As one of the greatest tennis players of all time, Serena Williams arguably has no rivals. Just tell that to Maria Sharapova, though, who is convinced otherwise. In her upcoming memoir Unstoppable: My Life So Far, the Russian tennis player reflects on her relationship with her frequent match and reveals some surprising details. One of them is that Sharapova is apparently intimidated by the new mother‘s strength and physical stature, despite being five inches taller than her.
“First of all her physical presence is much stronger and bigger than you realize watching TV,” she writes, according to The Daily Mail. “She has thick arms and thick legs and is so intimidating and strong. It’s the whole thing—her presence, her confidence, her personality… Even now, she can make me feel like a little girl.”
Never mind that Sharapova famously beat Williams in one of the greatest upsets in tennis history at the 2004 Wimbledon finals when she was just 17 years old (Williams was 23 at the time.) That moment is also reflected on in the book, where Sharapova writes, “I think Serena hated me for being the skinny kid who beat her, against all odds, at Wimbledon. I think she hated me for taking something that she believed belonged to her. I think she hated me for seeing her at her lowest moment. But mostly I think she hated me for hearing her cry. She’s never forgiven me for it.”
Elsewhere in the memoir, which comes out September 12 via Sarah Crichton Books, Sharapova reflects on her own struggles behind closed doors. “People think it’s a glamorous life,” she writes. “And, in a way it is. It can also be confusing and lonely…You don’t have to put off the healing balm of retail therapy…When you feel you need to see a psychologist, go out and buy a pair of shoes instead. If they’re really great shoes, all your worries will evaporate. Why pay $300 for some BS talk with a psychiatrist when you can pay the same and end up with a great pair of shoes that will be with you every day. It’s common sense!”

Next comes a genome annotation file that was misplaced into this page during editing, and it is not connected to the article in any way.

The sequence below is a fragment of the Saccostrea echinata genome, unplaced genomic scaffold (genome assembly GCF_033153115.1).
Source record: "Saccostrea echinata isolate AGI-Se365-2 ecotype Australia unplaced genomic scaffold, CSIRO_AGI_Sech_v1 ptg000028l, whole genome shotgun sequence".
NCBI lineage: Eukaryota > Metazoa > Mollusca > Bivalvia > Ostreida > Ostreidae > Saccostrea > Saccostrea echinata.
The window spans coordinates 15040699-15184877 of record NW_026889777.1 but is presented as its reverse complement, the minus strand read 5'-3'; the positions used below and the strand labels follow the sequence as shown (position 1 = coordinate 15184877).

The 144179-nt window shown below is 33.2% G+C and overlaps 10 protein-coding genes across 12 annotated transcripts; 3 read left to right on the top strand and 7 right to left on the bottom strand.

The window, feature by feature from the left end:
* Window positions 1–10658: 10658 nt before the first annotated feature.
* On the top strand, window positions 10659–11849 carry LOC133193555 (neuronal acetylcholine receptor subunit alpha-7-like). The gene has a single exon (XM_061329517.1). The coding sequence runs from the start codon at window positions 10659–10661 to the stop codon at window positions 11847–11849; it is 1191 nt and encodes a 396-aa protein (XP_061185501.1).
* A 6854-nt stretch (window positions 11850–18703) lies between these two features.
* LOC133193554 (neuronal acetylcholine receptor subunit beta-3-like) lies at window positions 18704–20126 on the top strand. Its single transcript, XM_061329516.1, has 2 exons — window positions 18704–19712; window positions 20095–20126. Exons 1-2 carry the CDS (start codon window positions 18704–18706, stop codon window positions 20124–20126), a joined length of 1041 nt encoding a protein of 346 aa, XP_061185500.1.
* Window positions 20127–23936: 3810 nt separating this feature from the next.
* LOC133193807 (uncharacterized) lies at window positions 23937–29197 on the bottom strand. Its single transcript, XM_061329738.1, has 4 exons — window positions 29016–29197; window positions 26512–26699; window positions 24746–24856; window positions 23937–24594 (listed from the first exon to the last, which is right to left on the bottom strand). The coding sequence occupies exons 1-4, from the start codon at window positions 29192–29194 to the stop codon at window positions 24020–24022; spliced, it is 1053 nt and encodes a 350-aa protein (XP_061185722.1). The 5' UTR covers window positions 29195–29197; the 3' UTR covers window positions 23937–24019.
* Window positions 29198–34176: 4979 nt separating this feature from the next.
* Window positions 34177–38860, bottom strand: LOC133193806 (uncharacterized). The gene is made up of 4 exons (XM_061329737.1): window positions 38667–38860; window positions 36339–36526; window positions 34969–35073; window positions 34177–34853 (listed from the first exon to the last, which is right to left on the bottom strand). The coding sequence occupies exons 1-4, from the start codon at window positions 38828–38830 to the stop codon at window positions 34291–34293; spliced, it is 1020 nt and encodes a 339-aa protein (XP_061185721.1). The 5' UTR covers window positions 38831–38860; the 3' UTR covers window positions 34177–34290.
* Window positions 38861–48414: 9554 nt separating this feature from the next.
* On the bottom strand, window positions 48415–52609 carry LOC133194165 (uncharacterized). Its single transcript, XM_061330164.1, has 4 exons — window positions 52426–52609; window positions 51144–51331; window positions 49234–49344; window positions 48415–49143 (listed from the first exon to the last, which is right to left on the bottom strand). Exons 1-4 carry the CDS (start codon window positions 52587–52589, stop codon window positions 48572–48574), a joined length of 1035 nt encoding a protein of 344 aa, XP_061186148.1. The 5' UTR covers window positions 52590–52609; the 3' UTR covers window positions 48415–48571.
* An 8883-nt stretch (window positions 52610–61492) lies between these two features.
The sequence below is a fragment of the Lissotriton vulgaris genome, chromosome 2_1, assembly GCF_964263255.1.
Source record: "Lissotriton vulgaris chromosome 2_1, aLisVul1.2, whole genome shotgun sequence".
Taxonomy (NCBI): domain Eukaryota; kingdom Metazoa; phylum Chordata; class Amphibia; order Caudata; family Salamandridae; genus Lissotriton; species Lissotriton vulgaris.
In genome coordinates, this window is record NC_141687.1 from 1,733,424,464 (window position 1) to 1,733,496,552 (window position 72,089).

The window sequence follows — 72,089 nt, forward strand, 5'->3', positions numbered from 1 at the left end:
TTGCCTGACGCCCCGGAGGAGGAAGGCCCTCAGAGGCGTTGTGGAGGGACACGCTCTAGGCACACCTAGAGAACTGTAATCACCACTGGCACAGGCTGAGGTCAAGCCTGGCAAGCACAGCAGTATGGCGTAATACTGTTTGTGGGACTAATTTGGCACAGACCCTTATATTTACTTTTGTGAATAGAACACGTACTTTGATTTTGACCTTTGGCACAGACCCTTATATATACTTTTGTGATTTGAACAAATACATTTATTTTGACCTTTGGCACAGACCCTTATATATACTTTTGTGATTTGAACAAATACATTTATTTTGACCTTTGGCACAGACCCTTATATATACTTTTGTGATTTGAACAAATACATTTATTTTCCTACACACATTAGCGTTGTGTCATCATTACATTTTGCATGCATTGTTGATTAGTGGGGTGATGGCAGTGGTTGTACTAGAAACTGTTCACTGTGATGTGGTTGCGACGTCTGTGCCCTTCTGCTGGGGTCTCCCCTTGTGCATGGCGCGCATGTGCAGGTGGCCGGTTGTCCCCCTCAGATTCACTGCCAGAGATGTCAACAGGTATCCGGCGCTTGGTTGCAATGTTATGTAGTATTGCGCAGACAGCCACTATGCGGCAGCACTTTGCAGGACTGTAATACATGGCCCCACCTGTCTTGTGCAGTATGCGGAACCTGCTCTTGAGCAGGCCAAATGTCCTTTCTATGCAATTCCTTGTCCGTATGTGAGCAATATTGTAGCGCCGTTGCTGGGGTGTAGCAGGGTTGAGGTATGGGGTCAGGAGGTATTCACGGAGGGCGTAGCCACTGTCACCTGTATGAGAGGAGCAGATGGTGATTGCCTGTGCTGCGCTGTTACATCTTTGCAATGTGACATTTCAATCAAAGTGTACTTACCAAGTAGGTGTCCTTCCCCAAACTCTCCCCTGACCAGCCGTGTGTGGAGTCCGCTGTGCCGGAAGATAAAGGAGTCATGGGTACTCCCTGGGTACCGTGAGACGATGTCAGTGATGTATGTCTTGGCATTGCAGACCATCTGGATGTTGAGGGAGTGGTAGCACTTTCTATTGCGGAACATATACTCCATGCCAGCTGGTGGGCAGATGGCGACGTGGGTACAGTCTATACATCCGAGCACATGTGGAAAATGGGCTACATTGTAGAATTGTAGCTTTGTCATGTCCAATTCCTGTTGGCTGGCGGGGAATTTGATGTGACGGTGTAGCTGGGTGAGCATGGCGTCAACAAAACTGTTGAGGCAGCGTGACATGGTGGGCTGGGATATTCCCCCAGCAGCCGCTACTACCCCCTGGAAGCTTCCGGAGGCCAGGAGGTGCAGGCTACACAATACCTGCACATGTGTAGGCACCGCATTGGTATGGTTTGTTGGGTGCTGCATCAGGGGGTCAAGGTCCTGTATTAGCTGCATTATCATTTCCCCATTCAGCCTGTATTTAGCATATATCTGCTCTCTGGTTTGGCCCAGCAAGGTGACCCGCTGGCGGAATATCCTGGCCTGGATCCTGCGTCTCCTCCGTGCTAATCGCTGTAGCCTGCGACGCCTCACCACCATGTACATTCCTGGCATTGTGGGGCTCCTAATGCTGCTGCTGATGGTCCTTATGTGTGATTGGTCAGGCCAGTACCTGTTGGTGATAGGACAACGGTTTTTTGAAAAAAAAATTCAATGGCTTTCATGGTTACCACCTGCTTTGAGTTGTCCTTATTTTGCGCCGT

Here’s the 8 Bright Young Players to Watch at the U.S. Open
The most hyped young player in the sport is quickly living up to his considerable promise. Sascha, as the 20-year-old German is better known, already has scalps against the world’s top players, including Federer and Djokovic, and two prestigious Masters titles this year. (He is the only player outside of the Big Four to win two Masters events in the same year since David Nalbandian, in 2007). Despite his early stumble in Cincinnati two weeks ago, and the not insignificant fact that he has yet to advance past the quarters of any major, don’t be surprised if he walks away with the trophy—especially now that his part of the draw has opened up with the last-minute withdrawal of Andy Murray.
With his big backswings, and a jam-packed schedule that would leave others spent this late in the season, The Dominator should by rights be disqualified from the start, given the fast hardcourts at the Open. But this hard-working 23-year-old Austrian, trained by starmaker Günter Bresnik, is as strong as an ox and can hold his own over five sets, as his impressive semi-final run at this year’s French Open attests. Although he is in the toughest part of the draw, alongside Federer and Australia’s superbrat Nick Kyrgios, another deep run into the second week of a major would surprise exactly no one.